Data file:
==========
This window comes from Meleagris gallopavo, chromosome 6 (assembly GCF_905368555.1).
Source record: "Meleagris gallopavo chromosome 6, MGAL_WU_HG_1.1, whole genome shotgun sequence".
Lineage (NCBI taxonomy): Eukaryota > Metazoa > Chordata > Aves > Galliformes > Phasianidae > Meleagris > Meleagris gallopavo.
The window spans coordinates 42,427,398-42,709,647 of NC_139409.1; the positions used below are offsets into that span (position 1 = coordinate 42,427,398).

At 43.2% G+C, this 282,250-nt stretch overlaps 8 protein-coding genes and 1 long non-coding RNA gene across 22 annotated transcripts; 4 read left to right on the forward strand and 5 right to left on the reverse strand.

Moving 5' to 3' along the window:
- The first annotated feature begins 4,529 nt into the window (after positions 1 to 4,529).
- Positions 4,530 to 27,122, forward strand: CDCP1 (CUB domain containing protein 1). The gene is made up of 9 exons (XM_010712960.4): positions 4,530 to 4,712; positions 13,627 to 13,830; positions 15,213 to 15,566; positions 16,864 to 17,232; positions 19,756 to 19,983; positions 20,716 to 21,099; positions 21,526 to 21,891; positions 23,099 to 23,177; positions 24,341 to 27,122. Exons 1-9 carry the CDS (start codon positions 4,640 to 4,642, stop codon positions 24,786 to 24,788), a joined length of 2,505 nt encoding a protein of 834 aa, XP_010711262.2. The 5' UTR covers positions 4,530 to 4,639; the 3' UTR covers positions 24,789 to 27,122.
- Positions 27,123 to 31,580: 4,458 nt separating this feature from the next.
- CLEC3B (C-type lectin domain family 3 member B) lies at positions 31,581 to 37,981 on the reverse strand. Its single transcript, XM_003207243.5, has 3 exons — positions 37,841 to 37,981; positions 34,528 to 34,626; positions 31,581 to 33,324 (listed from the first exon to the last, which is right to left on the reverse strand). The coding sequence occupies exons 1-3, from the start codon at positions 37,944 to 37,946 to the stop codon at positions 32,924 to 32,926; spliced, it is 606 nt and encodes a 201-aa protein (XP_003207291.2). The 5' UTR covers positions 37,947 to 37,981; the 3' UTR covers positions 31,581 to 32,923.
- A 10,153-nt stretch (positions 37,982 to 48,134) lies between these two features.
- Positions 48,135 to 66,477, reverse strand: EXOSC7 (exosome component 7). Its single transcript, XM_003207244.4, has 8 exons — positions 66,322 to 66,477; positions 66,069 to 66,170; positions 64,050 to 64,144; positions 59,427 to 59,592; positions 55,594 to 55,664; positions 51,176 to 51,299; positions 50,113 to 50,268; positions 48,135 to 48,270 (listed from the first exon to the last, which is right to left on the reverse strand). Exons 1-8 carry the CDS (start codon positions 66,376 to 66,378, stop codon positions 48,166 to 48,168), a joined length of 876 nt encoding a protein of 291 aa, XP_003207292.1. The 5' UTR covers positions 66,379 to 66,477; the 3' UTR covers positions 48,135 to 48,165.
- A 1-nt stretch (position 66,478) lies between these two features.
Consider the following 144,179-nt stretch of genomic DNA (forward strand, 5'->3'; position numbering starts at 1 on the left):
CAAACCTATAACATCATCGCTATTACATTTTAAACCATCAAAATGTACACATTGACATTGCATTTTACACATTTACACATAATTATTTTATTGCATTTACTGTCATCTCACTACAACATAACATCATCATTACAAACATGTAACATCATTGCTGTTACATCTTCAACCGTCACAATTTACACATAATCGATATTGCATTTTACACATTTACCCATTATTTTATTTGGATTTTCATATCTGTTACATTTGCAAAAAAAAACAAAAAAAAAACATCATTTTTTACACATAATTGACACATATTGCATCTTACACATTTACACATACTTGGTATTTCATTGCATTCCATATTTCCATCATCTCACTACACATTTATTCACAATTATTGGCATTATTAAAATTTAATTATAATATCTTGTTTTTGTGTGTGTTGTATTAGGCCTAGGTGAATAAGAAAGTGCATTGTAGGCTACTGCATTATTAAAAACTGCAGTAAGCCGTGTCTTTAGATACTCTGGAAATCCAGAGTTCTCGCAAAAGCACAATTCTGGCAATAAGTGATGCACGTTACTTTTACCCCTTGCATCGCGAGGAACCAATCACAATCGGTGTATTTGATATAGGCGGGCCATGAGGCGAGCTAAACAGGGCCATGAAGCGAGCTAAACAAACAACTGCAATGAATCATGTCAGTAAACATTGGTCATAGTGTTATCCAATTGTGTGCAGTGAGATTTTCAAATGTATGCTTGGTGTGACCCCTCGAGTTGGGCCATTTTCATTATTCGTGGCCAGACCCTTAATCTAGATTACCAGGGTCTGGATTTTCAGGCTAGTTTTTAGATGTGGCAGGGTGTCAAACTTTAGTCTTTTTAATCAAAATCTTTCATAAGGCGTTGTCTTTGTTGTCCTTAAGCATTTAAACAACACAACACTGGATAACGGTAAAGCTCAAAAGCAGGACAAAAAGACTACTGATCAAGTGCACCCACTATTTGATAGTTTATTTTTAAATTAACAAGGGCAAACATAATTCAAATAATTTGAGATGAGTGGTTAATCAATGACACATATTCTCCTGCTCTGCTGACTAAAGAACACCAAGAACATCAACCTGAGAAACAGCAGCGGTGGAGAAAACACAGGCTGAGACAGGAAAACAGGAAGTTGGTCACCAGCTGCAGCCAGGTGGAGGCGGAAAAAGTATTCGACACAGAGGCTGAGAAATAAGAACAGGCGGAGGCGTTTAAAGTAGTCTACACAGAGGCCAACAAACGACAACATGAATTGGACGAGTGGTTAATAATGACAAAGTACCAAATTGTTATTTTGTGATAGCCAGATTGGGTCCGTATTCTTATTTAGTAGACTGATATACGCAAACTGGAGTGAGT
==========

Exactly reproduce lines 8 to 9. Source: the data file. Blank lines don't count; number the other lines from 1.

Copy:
- Positions 4,530 to 27,122, forward strand: CDCP1 (CUB domain containing protein 1). The gene is made up of 9 exons (XM_010712960.4): positions 4,530 to 4,712; positions 13,627 to 13,830; positions 15,213 to 15,566; positions 16,864 to 17,232; positions 19,756 to 19,983; positions 20,716 to 21,099; positions 21,526 to 21,891; positions 23,099 to 23,177; positions 24,341 to 27,122. Exons 1-9 carry the CDS (start codon positions 4,640 to 4,642, stop codon positions 24,786 to 24,788), a joined length of 2,505 nt encoding a protein of 834 aa, XP_010711262.2. The 5' UTR covers positions 4,530 to 4,639; the 3' UTR covers positions 24,789 to 27,122.
- Positions 27,123 to 31,580: 4,458 nt separating this feature from the next.